Microsoft’s Hibernation Bug

This bug annoys me to no end. There are quite a few of us out there who need more than 1GB of RAM to get by these days, especially those on a laptop (trying to minimize use of that paging file because it’s on a 5400RPM Hard Drive). Officially it diagnoses the cause as:

This problem occurs because the Windows kernel power manager cannot obtain the memory resources that are required to prepare the computer to hibernate.

It seems to be something related to memory fragmentation, as many people have noted. I really hope Microsoft doesn’t wait until SP3 to release a hotfix for this. There’s more discussion of this problem here.

Oh come on Microsoft. Get us a decent patch. I really don’t want to be using something that you consider so experimental you won’t even post on your website. Especially when one of the files involved is Ntoskrnl.exe. Please take care of us. Us large memory users are Power Users, and do represent a fair amount of your business (especially since many Power Users work in corporate IT departments). Keep us happy.

Firefox 1.5

Upgrade to Firefox 1.5!

Get downloading.

And I’m still looking for news articles, so if you run across Firefox 1.5 articles, especially if they make any reference to the reporter/broken website tool… leave me a comment there.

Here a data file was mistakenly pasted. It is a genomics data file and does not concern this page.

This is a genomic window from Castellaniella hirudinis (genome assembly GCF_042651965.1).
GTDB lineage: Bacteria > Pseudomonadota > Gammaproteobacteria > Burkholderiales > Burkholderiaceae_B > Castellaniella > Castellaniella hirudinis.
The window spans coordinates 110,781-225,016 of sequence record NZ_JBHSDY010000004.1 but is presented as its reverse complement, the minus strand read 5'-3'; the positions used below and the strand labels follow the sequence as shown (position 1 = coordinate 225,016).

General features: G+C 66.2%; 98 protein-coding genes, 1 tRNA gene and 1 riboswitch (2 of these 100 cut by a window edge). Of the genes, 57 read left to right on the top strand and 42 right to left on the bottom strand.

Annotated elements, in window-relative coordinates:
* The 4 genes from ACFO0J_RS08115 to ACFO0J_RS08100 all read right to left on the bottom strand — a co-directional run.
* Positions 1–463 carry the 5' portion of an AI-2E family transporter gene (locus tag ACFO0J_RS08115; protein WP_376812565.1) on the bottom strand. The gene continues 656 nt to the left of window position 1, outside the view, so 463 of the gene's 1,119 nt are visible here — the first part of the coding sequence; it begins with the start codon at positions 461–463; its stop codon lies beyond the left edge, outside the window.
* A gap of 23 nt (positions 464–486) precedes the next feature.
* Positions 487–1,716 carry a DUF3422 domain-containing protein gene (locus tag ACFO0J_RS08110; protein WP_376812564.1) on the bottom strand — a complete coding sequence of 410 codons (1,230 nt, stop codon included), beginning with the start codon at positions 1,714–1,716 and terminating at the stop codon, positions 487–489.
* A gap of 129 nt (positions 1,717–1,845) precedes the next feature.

BTW: While your downloading, thank the sysadmin’s who have been working constantly to keep the servers up, and will likely be lacking sleep for the next few days so you can download.

This is being posted slightly early, as I’ve got class for part of the evening. The webpages should be updating sooner than later.

New Laptop Redux

I definitely like my new IBM Thinkpad (made by Lenovo). I did have a few complaints of things that weren’t quite ideal, so I though I’d do a quick little post on how they have been resolved (or if I adjusted to them):

  • PATA->SATA Bridge – This little chip was causing problems prohibiting you from using a third party hard drive in a T43 without an annoying error on boot. While still not officially supported, IBM did release a new BIOS to disable the error. This makes it easier to upgrade. So I consider this fixed. A major setback, as I really want a 100GB Hard Drive in this beast.
  • Fan Noise
  • Web Navigation Keys – I got used to not having these anymore. Still liked the feature though.
  • IBM Backup Software Stinks – This wasn’t a big deal, I got Acronis True Image, and I’m thrilled with it.
  • No 2nd hard drive – Now that I can get a 100GB Hard Drive, I could partition. Now I have a lighter computer, and the storage. Very cool